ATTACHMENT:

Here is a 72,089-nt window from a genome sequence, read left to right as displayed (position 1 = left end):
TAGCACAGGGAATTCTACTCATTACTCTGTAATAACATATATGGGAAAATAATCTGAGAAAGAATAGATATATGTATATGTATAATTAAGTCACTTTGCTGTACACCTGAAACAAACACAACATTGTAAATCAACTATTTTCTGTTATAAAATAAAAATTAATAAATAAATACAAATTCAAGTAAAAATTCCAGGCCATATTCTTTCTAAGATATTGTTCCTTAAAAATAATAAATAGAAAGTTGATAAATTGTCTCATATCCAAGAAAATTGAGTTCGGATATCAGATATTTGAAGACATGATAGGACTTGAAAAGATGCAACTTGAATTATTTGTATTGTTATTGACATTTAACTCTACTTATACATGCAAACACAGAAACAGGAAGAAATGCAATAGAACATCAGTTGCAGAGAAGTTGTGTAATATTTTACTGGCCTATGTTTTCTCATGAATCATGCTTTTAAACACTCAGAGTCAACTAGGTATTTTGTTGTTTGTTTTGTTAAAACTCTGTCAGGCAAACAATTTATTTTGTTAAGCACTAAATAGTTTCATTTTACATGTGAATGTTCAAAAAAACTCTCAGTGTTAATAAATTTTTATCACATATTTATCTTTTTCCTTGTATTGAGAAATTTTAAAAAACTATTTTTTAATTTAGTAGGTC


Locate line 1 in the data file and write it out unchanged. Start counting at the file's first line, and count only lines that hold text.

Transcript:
Here is a 72,089-nt window from a genome sequence, read left to right as displayed (position 1 = left end):